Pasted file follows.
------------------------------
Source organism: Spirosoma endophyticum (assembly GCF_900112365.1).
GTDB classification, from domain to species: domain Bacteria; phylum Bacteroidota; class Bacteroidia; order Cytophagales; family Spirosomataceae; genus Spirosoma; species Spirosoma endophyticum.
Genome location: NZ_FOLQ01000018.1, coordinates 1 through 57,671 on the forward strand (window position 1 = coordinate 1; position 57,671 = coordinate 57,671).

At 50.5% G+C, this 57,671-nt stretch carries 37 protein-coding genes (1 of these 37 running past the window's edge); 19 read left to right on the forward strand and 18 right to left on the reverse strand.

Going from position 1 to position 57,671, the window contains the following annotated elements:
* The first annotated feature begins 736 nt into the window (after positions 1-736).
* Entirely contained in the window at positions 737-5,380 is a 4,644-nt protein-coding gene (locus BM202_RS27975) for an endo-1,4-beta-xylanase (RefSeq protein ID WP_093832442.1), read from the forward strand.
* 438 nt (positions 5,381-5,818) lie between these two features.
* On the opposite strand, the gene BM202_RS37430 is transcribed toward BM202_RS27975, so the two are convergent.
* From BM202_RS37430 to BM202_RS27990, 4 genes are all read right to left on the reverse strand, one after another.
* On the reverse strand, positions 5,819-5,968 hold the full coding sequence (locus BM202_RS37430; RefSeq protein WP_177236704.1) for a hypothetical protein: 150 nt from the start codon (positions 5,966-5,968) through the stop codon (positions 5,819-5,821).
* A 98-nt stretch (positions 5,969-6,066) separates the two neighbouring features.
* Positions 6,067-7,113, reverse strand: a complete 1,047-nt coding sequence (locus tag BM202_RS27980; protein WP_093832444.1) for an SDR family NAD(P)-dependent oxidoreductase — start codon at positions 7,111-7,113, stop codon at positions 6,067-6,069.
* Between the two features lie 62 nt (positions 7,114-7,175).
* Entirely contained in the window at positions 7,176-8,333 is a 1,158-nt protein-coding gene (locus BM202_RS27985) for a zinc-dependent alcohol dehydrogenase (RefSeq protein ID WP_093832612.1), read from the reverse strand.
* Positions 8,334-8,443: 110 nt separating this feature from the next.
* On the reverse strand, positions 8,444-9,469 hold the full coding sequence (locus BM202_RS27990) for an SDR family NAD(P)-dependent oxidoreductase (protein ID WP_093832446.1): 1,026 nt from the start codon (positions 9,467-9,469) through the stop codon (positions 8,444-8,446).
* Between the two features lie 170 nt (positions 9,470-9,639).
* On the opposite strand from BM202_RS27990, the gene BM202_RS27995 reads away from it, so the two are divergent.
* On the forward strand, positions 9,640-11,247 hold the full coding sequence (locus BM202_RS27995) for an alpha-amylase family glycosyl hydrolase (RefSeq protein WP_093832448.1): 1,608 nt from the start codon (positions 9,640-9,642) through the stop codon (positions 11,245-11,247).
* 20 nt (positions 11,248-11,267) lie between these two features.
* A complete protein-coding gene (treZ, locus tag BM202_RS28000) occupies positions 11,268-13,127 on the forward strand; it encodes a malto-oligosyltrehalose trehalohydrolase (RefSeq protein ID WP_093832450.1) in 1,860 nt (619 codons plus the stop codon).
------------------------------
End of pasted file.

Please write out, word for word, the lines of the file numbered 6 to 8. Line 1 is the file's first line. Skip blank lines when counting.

* The first annotated feature begins 736 nt into the window (after positions 1-736).
* Entirely contained in the window at positions 737-5,380 is a 4,644-nt protein-coding gene (locus BM202_RS27975) for an endo-1,4-beta-xylanase (RefSeq protein ID WP_093832442.1), read from the forward strand.
* 438 nt (positions 5,381-5,818) lie between these two features.